Their bodies reflected this perception.
The average housekeepers blood pressure and body weight were exactly what you’d expect of someone who doesn’t exercise much.
At 4 of the hotels, Crum told the housekeepers that they were exercise superstars.
She gave a presentation on how making beds, bending over to pick up towels, pushing heavy carts—all of that required tons of strength and stamina.
Crum also put up posters affirming this, some of which included how many calories were burned doing various activities. For example, cleaning a bathroom for 15 minutes burns 60 calories.
At the other 3 hotels (the control group) Crum told the housekeepers exercise was important for health, but did not mention that their work duties qualified as exercise.
The results were mind blowing.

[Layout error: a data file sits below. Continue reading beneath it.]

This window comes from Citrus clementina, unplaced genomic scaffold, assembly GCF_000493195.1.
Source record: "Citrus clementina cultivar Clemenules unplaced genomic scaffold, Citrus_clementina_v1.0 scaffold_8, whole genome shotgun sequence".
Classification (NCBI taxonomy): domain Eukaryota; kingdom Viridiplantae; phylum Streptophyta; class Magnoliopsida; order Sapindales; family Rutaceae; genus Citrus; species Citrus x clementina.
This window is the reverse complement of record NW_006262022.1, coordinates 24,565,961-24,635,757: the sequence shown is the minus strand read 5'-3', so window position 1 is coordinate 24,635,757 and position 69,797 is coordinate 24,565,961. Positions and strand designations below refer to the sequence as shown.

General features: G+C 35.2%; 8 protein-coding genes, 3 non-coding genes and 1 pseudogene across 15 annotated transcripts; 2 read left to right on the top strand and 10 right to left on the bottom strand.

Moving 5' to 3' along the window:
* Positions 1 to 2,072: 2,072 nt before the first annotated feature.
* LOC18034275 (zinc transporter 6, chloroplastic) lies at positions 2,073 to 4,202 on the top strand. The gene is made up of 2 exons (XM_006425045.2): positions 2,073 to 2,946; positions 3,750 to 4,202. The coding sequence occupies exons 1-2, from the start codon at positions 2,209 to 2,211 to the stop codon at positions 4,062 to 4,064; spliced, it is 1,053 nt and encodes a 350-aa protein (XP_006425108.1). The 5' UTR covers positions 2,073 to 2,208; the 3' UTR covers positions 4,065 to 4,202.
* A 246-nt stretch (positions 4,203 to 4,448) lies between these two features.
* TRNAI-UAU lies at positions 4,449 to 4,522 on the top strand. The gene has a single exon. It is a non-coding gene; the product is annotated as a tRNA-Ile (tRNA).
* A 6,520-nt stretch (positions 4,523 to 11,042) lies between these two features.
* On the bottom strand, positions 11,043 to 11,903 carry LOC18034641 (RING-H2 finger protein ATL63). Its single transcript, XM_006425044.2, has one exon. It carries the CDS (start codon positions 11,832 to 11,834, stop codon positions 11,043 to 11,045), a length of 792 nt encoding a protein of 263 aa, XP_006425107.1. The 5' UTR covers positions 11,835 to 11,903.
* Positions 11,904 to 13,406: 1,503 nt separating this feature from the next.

After 4 weeks, the housekeepers who were told they were “exercise superstars” had lost weight and body fat.
Their blood pressure was lower AND they liked their jobs more!
They hadn’t joined a gym, or gone on a diet.
The only thing that changed was their perception of themselves as exercise superstars.
Housekeepers in the control group showed no improvement.
Crum’s hypothesis is this:
When two outcomes are possible, your expectations influence which outcome is more likely.
Crum believes that the housekeepers perception of their work as healthy exercise (instead of “hard on their body” like they originally thought) plus the new identity of themselves as exercise superstars (instead of sedentary) transformed the effect their actions had on their body.
In other words, the effect you expect is the effect you get.
Sidebar: It can be argued that once the seed was planted, the housekeepers started scrubbing a little harder, or making other small “modifications” that helped bring about the changes to their body and study results. If true, that still proves Crum’s point!